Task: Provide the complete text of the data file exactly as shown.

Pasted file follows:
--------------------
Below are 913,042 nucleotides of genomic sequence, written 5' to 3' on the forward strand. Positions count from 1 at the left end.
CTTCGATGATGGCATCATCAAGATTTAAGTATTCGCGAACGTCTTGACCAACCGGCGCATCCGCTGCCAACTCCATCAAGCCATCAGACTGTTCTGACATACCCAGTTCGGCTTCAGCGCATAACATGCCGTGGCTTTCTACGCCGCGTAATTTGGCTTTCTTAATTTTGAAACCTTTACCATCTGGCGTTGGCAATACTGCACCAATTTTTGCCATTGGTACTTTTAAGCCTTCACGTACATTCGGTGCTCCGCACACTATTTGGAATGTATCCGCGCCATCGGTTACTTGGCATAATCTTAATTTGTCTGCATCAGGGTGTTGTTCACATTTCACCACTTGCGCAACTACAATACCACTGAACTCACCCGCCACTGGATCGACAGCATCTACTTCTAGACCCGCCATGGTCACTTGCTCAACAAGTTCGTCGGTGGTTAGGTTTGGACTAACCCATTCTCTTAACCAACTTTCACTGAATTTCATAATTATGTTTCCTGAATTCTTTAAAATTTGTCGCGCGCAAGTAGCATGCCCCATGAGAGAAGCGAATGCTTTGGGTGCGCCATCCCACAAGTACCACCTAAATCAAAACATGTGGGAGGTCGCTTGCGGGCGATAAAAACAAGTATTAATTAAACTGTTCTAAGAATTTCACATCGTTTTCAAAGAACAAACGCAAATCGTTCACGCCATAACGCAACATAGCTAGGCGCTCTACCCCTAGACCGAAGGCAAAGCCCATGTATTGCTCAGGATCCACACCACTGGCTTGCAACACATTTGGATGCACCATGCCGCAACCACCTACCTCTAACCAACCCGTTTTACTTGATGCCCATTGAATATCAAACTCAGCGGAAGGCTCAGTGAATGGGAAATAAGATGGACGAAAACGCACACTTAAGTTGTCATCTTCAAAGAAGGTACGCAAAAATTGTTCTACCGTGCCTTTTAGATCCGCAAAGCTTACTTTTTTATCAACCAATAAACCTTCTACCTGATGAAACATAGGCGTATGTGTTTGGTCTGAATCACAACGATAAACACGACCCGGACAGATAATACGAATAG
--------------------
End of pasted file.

Below are 913,042 nucleotides of genomic sequence, written 5' to 3' on the forward strand. Positions count from 1 at the left end.
CTTCGATGATGGCATCATCAAGATTTAAGTATTCGCGAACGTCTTGACCAACCGGCGCATCCGCTGCCAACTCCATCAAGCCATCAGACTGTTCTGACATACCCAGTTCGGCTTCAGCGCATAACATGCCGTGGCTTTCTACGCCGCGTAATTTGGCTTTCTTAATTTTGAAACCTTTACCATCTGGCGTTGGCAATACTGCACCAATTTTTGCCATTGGTACTTTTAAGCCTTCACGTACATTCGGTGCTCCGCACACTATTTGGAATGTATCCGCGCCATCGGTTACTTGGCATAATCTTAATTTGTCTGCATCAGGGTGTTGTTCACATTTCACCACTTGCGCAACTACAATACCACTGAACTCACCCGCCACTGGATCGACAGCATCTACTTCTAGACCCGCCATGGTCACTTGCTCAACAAGTTCGTCGGTGGTTAGGTTTGGACTAACCCATTCTCTTAACCAACTTTCACTGAATTTCATAATTATGTTTCCTGAATTCTTTAAAATTTGTCGCGCGCAAGTAGCATGCCCCATGAGAGAAGCGAATGCTTTGGGTGCGCCATCCCACAAGTACCACCTAAATCAAAACATGTGGGAGGTCGCTTGCGGGCGATAAAAACAAGTATTAATTAAACTGTTCTAAGAATTTCACATCGTTTTCAAAGAACAAACGCAAATCGTTCACGCCATAACGCAACATAGCTAGGCGCTCTACCCCTAGACCGAAGGCAAAGCCCATGTATTGCTCAGGATCCACACCACTGGCTTGCAACACATTTGGATGCACCATGCCGCAACCACCTACCTCTAACCAACCCGTTTTACTTGATGCCCATTGAATATCAAACTCAGCGGAAGGCTCAGTGAATGGGAAATAAGATGGACGAAAACGCACACTTAAGTTGTCATCTTCAAAGAAGGTACGCAAAAATTGTTCTACCGTGCCTTTTAGATCCGCAAAGCTTACTTTTTTATCAACCAATAAACCTTCTACCTGATGAAACATAGGCGTATGTGTTTGGTCTGAATCACAACGATAAACACGACCCGGACAGATAATACGAATAG